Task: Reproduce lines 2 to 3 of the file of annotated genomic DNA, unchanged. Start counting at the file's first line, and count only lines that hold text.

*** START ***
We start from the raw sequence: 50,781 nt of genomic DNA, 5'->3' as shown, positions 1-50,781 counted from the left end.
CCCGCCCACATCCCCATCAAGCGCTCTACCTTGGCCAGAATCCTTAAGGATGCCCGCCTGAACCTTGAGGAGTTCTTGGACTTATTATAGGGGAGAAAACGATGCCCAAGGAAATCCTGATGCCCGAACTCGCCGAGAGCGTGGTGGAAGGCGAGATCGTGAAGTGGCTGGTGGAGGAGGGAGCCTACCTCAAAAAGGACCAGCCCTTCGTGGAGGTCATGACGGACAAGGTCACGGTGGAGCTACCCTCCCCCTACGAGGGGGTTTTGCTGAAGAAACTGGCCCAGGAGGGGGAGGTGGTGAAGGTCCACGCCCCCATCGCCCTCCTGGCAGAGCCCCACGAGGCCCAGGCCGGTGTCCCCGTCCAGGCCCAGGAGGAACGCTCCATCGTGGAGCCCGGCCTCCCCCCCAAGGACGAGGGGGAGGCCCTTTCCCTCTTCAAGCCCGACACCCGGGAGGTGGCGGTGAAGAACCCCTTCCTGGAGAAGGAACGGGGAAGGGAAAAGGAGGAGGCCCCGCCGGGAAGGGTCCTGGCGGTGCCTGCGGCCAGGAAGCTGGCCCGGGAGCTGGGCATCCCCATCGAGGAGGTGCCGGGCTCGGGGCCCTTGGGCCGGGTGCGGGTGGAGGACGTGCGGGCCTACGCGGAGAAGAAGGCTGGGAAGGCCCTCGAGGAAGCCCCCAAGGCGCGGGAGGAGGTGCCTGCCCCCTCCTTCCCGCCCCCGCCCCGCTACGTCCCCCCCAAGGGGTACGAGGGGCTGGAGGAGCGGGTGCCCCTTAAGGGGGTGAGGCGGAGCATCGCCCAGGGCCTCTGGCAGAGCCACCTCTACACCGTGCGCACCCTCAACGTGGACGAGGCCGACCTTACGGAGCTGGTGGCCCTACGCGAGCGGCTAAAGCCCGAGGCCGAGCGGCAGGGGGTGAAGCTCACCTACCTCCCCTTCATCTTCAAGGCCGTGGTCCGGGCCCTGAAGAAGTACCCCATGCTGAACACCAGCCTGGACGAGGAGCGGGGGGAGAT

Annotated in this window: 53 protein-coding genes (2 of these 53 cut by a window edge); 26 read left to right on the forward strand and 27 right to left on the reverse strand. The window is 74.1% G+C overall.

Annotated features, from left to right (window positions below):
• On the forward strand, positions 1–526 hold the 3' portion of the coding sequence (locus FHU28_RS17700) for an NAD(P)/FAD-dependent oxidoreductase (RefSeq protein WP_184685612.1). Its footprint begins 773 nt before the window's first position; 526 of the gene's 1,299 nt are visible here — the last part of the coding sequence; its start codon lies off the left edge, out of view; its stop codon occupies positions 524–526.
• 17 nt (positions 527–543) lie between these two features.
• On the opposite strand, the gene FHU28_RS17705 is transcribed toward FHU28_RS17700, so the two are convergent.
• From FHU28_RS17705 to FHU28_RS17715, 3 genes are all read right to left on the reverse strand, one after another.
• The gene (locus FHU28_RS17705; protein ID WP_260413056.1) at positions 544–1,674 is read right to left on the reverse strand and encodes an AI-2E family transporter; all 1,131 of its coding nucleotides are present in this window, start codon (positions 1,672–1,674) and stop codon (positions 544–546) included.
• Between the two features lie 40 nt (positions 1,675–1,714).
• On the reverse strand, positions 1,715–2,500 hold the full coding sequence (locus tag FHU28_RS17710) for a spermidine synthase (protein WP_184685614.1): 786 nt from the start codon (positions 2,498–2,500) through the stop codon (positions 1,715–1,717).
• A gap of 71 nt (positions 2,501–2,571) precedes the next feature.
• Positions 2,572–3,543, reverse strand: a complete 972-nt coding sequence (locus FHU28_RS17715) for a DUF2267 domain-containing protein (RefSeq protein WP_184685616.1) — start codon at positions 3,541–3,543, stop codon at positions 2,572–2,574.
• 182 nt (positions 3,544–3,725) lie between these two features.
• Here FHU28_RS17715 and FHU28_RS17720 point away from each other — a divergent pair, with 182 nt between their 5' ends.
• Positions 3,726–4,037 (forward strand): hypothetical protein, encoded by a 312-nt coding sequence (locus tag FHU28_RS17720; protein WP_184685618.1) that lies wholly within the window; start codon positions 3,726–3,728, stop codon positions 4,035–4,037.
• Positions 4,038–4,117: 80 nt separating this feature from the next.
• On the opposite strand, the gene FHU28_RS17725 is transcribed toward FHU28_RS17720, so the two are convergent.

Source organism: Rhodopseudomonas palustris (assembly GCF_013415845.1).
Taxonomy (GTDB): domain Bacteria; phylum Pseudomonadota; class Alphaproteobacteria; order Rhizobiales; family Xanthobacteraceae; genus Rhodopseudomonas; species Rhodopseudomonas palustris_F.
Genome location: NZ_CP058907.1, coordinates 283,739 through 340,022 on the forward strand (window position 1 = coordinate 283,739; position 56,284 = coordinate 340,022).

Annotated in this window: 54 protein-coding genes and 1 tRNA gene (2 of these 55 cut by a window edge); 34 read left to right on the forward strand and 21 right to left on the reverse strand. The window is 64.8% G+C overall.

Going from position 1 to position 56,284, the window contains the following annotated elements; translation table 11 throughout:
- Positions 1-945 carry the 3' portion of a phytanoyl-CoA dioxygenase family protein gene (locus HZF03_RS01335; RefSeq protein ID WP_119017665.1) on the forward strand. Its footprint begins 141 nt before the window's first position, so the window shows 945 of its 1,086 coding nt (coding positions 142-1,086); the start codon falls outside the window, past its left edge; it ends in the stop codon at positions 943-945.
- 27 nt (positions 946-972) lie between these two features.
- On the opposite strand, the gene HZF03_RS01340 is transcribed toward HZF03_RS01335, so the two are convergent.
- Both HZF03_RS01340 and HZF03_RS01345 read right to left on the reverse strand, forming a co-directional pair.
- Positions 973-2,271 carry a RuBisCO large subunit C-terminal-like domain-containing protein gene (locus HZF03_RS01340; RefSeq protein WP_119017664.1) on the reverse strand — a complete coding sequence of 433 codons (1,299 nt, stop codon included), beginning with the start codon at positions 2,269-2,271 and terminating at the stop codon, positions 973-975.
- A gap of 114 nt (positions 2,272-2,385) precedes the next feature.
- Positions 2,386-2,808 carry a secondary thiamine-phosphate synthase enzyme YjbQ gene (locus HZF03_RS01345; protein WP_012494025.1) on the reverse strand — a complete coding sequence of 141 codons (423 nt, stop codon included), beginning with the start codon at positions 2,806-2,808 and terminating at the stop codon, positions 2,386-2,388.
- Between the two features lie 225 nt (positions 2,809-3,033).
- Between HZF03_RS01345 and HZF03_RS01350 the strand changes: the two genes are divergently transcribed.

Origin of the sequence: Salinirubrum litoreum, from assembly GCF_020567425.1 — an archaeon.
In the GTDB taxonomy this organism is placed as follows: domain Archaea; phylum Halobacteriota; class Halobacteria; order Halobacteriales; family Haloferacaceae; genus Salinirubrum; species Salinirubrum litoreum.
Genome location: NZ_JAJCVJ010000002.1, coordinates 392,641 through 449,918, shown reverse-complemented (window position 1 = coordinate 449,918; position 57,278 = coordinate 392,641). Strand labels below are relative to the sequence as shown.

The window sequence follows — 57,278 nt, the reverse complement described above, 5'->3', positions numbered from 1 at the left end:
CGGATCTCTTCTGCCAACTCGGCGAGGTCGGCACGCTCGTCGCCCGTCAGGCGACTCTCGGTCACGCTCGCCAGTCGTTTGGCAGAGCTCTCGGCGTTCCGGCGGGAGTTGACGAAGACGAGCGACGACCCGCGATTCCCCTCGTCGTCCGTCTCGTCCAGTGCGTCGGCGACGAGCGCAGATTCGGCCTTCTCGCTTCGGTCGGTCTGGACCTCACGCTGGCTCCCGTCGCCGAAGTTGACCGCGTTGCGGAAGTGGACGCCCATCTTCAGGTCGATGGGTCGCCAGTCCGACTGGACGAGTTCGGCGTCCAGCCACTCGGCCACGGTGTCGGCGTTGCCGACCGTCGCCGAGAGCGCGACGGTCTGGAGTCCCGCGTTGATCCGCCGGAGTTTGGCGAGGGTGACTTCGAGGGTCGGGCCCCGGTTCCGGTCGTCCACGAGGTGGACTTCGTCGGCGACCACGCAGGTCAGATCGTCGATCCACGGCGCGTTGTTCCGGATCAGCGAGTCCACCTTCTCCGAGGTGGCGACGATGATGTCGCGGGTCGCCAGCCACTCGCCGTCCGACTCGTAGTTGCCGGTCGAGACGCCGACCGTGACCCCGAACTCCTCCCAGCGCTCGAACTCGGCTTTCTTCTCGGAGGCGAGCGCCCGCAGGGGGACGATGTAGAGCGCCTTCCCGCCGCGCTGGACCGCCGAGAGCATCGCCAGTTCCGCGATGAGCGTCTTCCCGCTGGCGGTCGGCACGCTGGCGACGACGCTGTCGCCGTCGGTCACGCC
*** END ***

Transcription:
CCCGCCCACATCCCCATCAAGCGCTCTACCTTGGCCAGAATCCTTAAGGATGCCCGCCTGAACCTTGAGGAGTTCTTGGACTTATTATAGGGGAGAAAACGATGCCCAAGGAAATCCTGATGCCCGAACTCGCCGAGAGCGTGGTGGAAGGCGAGATCGTGAAGTGGCTGGTGGAGGAGGGAGCCTACCTCAAAAAGGACCAGCCCTTCGTGGAGGTCATGACGGACAAGGTCACGGTGGAGCTACCCTCCCCCTACGAGGGGGTTTTGCTGAAGAAACTGGCCCAGGAGGGGGAGGTGGTGAAGGTCCACGCCCCCATCGCCCTCCTGGCAGAGCCCCACGAGGCCCAGGCCGGTGTCCCCGTCCAGGCCCAGGAGGAACGCTCCATCGTGGAGCCCGGCCTCCCCCCCAAGGACGAGGGGGAGGCCCTTTCCCTCTTCAAGCCCGACACCCGGGAGGTGGCGGTGAAGAACCCCTTCCTGGAGAAGGAACGGGGAAGGGAAAAGGAGGAGGCCCCGCCGGGAAGGGTCCTGGCGGTGCCTGCGGCCAGGAAGCTGGCCCGGGAGCTGGGCATCCCCATCGAGGAGGTGCCGGGCTCGGGGCCCTTGGGCCGGGTGCGGGTGGAGGACGTGCGGGCCTACGCGGAGAAGAAGGCTGGGAAGGCCCTCGAGGAAGCCCCCAAGGCGCGGGAGGAGGTGCCTGCCCCCTCCTTCCCGCCCCCGCCCCGCTACGTCCCCCCCAAGGGGTACGAGGGGCTGGAGGAGCGGGTGCCCCTTAAGGGGGTGAGGCGGAGCATCGCCCAGGGCCTCTGGCAGAGCCACCTCTACACCGTGCGCACCCTCAACGTGGACGAGGCCGACCTTACGGAGCTGGTGGCCCTACGCGAGCGGCTAAAGCCCGAGGCCGAGCGGCAGGGGGTGAAGCTCACCTACCTCCCCTTCATCTTCAAGGCCGTGGTCCGGGCCCTGAAGAAGTACCCCATGCTGAACACCAGCCTGGACGAGGAGCGGGGGGAGAT

Annotated in this window: 53 protein-coding genes (2 of these 53 cut by a window edge); 26 read left to right on the forward strand and 27 right to left on the reverse strand. The window is 74.1% G+C overall.